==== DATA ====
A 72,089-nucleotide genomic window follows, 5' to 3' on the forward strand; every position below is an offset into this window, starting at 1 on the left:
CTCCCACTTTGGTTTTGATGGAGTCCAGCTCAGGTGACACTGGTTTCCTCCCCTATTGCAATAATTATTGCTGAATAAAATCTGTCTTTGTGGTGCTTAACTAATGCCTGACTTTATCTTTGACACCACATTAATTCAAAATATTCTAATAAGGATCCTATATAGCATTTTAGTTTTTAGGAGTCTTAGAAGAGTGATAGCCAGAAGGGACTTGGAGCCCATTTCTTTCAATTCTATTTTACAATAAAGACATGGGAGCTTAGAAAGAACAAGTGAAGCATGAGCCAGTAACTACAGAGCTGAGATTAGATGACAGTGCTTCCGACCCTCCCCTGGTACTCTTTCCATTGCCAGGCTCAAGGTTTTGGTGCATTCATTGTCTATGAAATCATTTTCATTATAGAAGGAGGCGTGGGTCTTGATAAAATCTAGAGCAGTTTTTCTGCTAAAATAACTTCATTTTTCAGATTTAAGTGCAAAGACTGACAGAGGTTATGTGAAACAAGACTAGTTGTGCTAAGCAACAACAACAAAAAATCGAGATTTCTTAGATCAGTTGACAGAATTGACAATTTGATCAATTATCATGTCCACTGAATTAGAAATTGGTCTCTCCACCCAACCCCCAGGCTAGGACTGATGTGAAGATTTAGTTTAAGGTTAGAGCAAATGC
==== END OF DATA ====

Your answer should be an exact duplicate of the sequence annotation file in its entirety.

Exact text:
A 72,089-nucleotide genomic window follows, 5' to 3' on the forward strand; every position below is an offset into this window, starting at 1 on the left:
CTCCCACTTTGGTTTTGATGGAGTCCAGCTCAGGTGACACTGGTTTCCTCCCCTATTGCAATAATTATTGCTGAATAAAATCTGTCTTTGTGGTGCTTAACTAATGCCTGACTTTATCTTTGACACCACATTAATTCAAAATATTCTAATAAGGATCCTATATAGCATTTTAGTTTTTAGGAGTCTTAGAAGAGTGATAGCCAGAAGGGACTTGGAGCCCATTTCTTTCAATTCTATTTTACAATAAAGACATGGGAGCTTAGAAAGAACAAGTGAAGCATGAGCCAGTAACTACAGAGCTGAGATTAGATGACAGTGCTTCCGACCCTCCCCTGGTACTCTTTCCATTGCCAGGCTCAAGGTTTTGGTGCATTCATTGTCTATGAAATCATTTTCATTATAGAAGGAGGCGTGGGTCTTGATAAAATCTAGAGCAGTTTTTCTGCTAAAATAACTTCATTTTTCAGATTTAAGTGCAAAGACTGACAGAGGTTATGTGAAACAAGACTAGTTGTGCTAAGCAACAACAACAAAAAATCGAGATTTCTTAGATCAGTTGACAGAATTGACAATTTGATCAATTATCATGTCCACTGAATTAGAAATTGGTCTCTCCACCCAACCCCCAGGCTAGGACTGATGTGAAGATTTAGTTTAAGGTTAGAGCAAATGC